From her shall read the perfect ways of honour,
And by thofe claim their greatness, not by blood.
[*Nor fhall this peace fleep with her: But as when
The bird of wonder dies, the maiden phoenix,

Nor fball this peace fleep with her :]-This complimentary addrefs to James I. was probably inferted after his acceffion to the crown.

Her

Her afhes new create another heir,
As great in admiration as herself;
So fhall fhe leave her bleffedness in one,

(When heaven shall call her from this cloud of darkness)
Who, from the sacred ashes of her honour,

Shall ftar-like rife, as great in fame as fhe was,
And fo ftand fix'd: Peace, plenty, love, truth, terror,
That were the servants to this chosen infant,
Shall then be his, and like a vine grow to him;
Wherever the bright fun of heaven shall shine,
His honour, and the greatness of his name
Shall be, and make new nations: He fhall flourish,
And, like a mountain cedar, reach his branches

To all the plains about him :-Our children's children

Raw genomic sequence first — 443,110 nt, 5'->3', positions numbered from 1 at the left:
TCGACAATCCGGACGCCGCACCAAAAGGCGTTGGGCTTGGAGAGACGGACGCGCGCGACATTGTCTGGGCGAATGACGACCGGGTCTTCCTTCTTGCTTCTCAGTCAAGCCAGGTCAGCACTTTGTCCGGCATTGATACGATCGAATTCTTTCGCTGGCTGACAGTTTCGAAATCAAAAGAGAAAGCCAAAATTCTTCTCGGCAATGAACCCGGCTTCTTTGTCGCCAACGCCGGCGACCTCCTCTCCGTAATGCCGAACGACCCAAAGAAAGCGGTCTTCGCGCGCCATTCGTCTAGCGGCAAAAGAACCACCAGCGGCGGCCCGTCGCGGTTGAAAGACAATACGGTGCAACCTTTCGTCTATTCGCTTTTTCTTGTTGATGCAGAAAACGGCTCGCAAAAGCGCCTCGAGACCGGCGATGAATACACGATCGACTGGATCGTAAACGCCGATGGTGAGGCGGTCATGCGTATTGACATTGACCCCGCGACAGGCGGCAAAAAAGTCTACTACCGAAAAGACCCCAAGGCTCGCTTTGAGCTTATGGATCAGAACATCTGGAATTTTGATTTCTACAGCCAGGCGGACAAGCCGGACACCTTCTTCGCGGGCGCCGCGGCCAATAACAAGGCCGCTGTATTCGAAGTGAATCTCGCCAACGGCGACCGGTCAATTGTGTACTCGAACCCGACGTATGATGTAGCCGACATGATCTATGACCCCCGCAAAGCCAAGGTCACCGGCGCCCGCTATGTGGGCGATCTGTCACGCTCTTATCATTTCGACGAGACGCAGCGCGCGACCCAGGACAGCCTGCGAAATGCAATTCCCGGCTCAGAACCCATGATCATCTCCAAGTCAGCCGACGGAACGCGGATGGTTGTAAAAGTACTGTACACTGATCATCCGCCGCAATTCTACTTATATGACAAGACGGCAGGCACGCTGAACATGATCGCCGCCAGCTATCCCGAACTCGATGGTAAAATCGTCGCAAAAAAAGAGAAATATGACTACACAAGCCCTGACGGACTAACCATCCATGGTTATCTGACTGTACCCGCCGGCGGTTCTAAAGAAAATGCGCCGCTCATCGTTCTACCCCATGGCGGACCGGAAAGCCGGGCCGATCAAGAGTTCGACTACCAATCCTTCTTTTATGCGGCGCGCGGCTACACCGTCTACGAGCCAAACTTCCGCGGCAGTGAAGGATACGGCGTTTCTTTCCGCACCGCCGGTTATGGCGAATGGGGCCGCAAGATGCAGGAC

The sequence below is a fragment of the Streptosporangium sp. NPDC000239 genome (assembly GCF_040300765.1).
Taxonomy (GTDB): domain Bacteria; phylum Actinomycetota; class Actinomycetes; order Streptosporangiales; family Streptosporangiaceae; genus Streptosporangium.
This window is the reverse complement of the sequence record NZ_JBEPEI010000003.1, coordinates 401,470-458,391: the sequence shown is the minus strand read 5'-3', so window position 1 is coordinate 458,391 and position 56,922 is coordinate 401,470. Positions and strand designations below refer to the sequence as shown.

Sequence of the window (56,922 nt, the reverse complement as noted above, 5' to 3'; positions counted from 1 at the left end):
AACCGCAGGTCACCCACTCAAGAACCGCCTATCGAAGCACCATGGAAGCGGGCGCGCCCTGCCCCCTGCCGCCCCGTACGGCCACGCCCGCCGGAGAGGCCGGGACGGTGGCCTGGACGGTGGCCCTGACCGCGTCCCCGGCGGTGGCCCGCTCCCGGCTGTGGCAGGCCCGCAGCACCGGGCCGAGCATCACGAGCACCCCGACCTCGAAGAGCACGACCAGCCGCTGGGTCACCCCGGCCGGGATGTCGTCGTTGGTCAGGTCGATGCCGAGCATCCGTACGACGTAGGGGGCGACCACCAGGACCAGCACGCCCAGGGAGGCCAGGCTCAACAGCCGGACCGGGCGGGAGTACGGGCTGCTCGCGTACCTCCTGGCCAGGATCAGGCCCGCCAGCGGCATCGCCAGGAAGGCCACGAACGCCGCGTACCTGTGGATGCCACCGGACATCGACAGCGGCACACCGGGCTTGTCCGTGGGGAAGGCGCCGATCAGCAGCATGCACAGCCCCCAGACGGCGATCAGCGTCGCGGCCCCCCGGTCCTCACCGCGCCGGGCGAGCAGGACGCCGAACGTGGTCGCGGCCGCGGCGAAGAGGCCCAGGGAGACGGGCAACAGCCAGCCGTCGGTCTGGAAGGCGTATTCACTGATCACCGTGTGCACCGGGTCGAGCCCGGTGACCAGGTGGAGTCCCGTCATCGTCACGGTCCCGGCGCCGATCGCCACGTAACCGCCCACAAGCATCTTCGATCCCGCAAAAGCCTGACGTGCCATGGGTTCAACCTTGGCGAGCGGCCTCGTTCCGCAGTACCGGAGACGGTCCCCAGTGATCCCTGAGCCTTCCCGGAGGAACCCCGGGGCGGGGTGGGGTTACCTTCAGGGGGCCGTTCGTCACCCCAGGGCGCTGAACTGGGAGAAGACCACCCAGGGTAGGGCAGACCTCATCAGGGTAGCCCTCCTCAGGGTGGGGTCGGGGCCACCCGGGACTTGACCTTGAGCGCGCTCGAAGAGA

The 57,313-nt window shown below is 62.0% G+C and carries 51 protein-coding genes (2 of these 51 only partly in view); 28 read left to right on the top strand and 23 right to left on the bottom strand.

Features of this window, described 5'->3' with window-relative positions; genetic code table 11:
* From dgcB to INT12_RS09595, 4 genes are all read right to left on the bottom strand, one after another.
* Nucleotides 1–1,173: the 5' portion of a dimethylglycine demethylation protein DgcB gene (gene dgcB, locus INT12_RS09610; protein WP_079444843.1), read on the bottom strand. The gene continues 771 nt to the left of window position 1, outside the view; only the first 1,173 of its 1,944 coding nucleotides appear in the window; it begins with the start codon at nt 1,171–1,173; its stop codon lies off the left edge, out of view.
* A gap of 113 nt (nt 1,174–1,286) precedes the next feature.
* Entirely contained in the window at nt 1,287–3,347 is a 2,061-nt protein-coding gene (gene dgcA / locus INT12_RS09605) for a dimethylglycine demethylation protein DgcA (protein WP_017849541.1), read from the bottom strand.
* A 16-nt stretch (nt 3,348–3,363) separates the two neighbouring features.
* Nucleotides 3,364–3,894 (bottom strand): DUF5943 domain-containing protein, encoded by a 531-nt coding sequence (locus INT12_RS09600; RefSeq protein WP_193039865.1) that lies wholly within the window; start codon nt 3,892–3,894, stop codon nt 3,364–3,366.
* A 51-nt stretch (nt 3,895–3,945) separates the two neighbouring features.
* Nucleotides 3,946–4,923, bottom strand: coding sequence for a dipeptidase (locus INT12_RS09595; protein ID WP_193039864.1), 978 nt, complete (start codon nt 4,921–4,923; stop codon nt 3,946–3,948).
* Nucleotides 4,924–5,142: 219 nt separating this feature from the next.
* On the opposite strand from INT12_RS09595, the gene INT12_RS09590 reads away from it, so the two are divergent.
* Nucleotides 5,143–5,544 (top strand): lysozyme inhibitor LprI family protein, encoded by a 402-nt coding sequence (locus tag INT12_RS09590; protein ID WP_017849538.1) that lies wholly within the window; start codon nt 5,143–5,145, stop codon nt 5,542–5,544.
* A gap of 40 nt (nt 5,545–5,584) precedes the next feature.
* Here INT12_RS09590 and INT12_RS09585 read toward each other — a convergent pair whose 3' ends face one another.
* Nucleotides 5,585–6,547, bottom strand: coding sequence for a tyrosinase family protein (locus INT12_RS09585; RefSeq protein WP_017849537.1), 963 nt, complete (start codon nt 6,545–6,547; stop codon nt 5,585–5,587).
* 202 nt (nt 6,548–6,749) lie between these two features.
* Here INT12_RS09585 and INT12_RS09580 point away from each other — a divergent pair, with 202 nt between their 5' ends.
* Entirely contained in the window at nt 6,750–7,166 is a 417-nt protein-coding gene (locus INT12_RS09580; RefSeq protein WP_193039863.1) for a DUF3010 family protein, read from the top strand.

Shall fee this, and blefs heaven.]

King. Thou fpeakest wonders,

Cran. She fhall be, to the happiness of England,
An aged princefs; many days fhall fee her,
And yet no day without a deed to crown it.
'Would I had known no more! but fhe muft die,
She muft, the faints must have her; yet a virgin,
A most unfpotted lily fhall fhe pass

To the ground, and all the world fhall mourn her.
King. O lord archbishop,

Thou haft made me now a man; never, before
This happy child, did I get any thing:
This oracle of comfort has fo pleas'd me,
That, when I am in heaven, I fhall defire
To see what this child does, and praise my Maker.-
I thank ye all. To you, my good lord mayor,

Thou Speakest wonders.]-The king's reply would be much more pertinent, had the paffage, included in crotchets, with the following prophetical panegyric on Elizabeth's virginity, been omitted, and this fpeech proceeded-O lord archbishop, &c.

And